Wieland ML, Weis JA, Palmer T, Goodson M, Loth S, Omer F, Abbenyi A, Krucker K, Edens K, Sia IG. Physical activity and nutrition among immigrant and refugee women: a community-based participatory research approach. Womens Health Issues. 2012;22(2):e225–32.
Tengland P-A. Empowerment: a conceptual discussion. Health Care Anal. 2008;16(2):77–96.
Gillett PA. Self-reported factors influencing exercise adherence in overweight women. Nurs Res. 1988;37(1):25–9.
King AC, Blair SN, Bild DE, Dishman RK, Dubbert PM, Marcus BH, Oldridge NB, Paffenbarger RS, Powell KE, Yeager KK. Determinants of physical activity and interventions in adults. Med Sci Sports Exerc. 1992;24(6 Suppl):S221–36.
Israel BA, Schurman SJ. Social support, control, and the stress process; 1990.
Södergren M, Sundquist K, Johansson S-E, Sundquist J, Hagströmer M. Associations between health-enhancing physical activity and country of birth among women. J Phys Act Health. 2010;7(5):613–21.
Södergren M, Hylander I, Törnkvist L, Sundquist J, Sundquist K. Arranging appropriate activities: immigrant women's ideas of enabling exercise. Womens Health Issues. 2008;18(5):413–22.
Caperchione CM, Kolt GS, Tennent R, Mummery WK. Physical activity behaviours of culturally and linguistically diverse (CALD) women living in Australia: a qualitative study of socio-cultural influences. BMC Public Health. 2011;11:26.
McElmurry BJ, Marks BA, Cianelli R, Mamede M. Primary health care in the Americas: conceptual framework, experiences, challenges and perspectives. Washington DC: Pan American Health Organization; 2002. ^ eD. C
Pazoki R, Nabipour I, Seyednezami N, Imami SR. Effects of a community-based healthy heart program on increasing healthy women's physical activity: a randomized controlled trial guided by community-based participatory research (CBPR). BMC Public Health. 2007;7:216.
Kar SB, Pascual CA, Chickering KL. Empowerment of women for health promotion: a meta-analysis. Soc Sci Med. 1999;49(11):1431–60.
Bize R, Johnson JA, Plotnikoff RC. Physical activity level and health-related quality of life in the general adult population: a systematic review. Prev Med. 2007;45(6):401–15.
Fox KR, Stathi A, McKenna J, Davis MG. Physical activity and mental well-being in older people participating in the better ageing project. Eur J Appl Physiol. 2007;100(5):591–602.
Puciato D, Rozpara M, Borysiuk Z. Physical activity as a determinant of quality of life in working-age people in Wrocław, Poland. Int J Environ Res Public Health. 2018;15(4):623.
Okamoto R, Sakakibara C, Kyota K, Ichimori A. Physical activity and quality of life among community-dwelling older people in Indonesia: an intervention study. J Tsuruma Health Sci Soc Kanazawa Univ. 2014;38(1):57–66.
Sundquist J, Hagstromer M, Johansson SE, Sundquist K. Effect of a primary health-care-based controlled trial for cardiorespiratory fitness in refugee women. BMC Fam Pract. 2010;11:55.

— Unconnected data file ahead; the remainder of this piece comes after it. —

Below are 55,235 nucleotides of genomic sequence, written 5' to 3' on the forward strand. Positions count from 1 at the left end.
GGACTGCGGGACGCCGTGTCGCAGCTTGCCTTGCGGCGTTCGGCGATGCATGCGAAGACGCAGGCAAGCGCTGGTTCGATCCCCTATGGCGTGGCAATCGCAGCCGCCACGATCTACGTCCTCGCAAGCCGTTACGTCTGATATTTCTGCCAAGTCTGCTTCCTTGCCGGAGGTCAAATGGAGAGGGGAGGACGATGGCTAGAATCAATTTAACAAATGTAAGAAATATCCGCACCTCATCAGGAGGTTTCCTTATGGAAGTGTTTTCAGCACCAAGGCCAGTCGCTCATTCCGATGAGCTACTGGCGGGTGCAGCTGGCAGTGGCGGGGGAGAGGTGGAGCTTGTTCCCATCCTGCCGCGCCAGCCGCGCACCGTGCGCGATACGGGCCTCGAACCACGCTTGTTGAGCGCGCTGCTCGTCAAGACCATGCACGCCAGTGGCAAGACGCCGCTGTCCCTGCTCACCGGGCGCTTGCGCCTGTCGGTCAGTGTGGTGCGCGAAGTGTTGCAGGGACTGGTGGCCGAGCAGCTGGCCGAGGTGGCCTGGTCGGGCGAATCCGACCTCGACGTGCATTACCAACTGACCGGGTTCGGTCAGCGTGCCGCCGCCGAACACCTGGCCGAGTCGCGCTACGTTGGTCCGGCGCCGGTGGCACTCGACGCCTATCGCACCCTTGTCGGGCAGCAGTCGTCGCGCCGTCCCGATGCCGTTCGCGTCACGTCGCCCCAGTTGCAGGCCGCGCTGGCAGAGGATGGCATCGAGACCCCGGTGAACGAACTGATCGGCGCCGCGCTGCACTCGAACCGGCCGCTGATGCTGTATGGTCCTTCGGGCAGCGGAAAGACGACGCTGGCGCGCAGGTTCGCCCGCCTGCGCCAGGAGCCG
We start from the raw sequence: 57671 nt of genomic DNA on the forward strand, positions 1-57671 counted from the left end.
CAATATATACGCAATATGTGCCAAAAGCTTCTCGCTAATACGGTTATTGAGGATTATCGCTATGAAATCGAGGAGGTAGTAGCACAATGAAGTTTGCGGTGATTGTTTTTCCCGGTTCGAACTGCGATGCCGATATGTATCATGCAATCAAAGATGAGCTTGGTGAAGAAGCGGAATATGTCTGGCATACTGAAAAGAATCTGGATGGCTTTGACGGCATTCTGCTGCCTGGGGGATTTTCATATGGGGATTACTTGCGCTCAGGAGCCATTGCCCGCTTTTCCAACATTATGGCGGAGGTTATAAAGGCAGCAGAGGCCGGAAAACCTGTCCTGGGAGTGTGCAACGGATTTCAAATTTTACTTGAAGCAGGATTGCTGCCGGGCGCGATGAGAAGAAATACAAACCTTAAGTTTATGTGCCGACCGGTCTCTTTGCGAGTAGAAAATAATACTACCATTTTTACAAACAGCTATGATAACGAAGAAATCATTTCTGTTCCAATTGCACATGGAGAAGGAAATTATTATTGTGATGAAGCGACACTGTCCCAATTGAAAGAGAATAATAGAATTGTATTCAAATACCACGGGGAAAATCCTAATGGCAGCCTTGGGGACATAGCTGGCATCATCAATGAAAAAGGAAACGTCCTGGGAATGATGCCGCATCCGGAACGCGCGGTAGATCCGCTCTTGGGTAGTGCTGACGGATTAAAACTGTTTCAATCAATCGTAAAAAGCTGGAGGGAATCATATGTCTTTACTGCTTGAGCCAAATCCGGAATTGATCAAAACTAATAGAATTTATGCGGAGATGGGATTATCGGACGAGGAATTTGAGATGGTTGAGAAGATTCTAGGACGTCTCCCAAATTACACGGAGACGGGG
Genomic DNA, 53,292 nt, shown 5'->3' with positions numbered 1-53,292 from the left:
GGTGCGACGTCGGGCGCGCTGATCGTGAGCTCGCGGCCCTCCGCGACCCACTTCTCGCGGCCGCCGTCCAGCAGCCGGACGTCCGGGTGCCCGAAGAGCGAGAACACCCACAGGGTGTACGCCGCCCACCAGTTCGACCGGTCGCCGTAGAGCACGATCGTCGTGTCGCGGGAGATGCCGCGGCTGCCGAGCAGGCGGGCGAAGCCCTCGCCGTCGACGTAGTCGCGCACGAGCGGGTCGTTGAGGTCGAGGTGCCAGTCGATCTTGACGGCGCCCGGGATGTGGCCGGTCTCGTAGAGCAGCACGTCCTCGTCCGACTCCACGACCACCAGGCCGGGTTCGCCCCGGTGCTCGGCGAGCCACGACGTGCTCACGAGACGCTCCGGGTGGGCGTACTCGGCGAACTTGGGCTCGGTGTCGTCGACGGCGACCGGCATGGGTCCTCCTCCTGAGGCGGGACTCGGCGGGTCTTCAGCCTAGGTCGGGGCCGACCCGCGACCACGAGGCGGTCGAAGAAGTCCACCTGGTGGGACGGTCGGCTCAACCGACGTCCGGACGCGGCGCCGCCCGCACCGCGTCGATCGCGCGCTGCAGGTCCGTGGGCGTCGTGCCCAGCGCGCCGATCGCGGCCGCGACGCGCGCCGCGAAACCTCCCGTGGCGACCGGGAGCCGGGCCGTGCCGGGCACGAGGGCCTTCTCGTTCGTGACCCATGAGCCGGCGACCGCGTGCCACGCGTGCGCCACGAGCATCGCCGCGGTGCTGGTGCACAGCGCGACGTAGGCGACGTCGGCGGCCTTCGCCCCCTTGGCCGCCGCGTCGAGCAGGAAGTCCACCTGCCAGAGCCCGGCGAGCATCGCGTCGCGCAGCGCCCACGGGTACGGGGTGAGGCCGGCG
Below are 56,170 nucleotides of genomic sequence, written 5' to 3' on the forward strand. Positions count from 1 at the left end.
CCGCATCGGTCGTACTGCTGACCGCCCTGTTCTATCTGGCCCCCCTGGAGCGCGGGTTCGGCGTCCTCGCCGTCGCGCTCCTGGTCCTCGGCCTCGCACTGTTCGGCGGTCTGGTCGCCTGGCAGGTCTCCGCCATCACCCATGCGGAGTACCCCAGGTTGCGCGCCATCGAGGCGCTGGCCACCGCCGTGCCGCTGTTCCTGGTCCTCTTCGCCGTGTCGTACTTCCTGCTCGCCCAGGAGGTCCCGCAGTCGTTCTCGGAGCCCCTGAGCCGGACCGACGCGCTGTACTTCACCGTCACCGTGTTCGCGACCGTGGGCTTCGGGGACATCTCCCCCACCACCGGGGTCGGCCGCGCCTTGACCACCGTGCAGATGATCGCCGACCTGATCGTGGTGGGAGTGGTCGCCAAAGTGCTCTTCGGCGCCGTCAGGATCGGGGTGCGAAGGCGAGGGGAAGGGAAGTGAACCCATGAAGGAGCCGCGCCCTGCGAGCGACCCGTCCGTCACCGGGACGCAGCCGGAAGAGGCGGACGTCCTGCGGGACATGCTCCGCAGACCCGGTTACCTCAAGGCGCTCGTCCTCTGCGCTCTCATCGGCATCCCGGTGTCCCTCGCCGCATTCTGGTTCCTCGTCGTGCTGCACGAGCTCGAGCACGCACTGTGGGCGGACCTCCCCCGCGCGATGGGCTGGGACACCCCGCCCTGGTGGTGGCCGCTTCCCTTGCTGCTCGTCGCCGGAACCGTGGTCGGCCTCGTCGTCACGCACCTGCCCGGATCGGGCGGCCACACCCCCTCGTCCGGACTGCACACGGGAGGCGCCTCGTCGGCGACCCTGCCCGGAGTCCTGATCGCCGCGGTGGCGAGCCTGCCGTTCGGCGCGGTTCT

The authors would like to thank the participants from the community for giving their time to this work. The authors would like to extend their gratitude to the health promoters Oscar Salazar Aros, and Iftikhar Ali for their support during the various stages of this study. We would also like to thank the municipality to providing their premises to conduct the various activities within the project. The authors thank Dr. Andreas Christenson from the Department of Biomedical Science, Malmö University, for his support during the data collection process.
The current work was part of a larger project funded by VINNOVA (DNR 2016–00421, 2017–01272), primarily for the establishment of the health promoting platform (and not for research conducted within this platform). A grant from Knowledge Foundation (Grant No. 20150248) supported the development of the biomedical testbed. Open access funding provided by Malmö University.
Ethics approval and consent to participate
The current study was approved by the Regional Ethical Committee in Lund (DNR 2018/384). Participants signed an informed consent form indicating their consent to participate in the intervention program, as well as, research study. The consent forms can be made available upon request.
Consent for publication
All data is presented at a group level and participants consented to publish their anonymous results.
The authors declare that they have no competing interests.
Springer Nature remains neutral with regard to jurisdictional claims in published maps and institutional affiliations.
Rights and permissions
Open Access This article is distributed under the terms of the Creative Commons Attribution 4.0 International License (http://creativecommons.org/licenses/by/4.0/), which permits unrestricted use, distribution, and reproduction in any medium, provided you give appropriate credit to the original author(s) and the source, provide a link to the Creative Commons license, and indicate if changes were made. The Creative Commons Public Domain Dedication waiver (http://creativecommons.org/publicdomain/zero/1.0/) applies to the data made available in this article, unless otherwise stated.
About this article
Cite this article
Ramji, R., Carlson, E., Kottorp, A. et al. Development and evaluation of a physical activity intervention informed by participatory research- a feasibility study. BMC Public Health 20, 112 (2020). https://doi.org/10.1186/s12889-020-8202-2
- Community-based participatory research
- Action research
- Health promotion
- Health equity
- Socially disadvantaged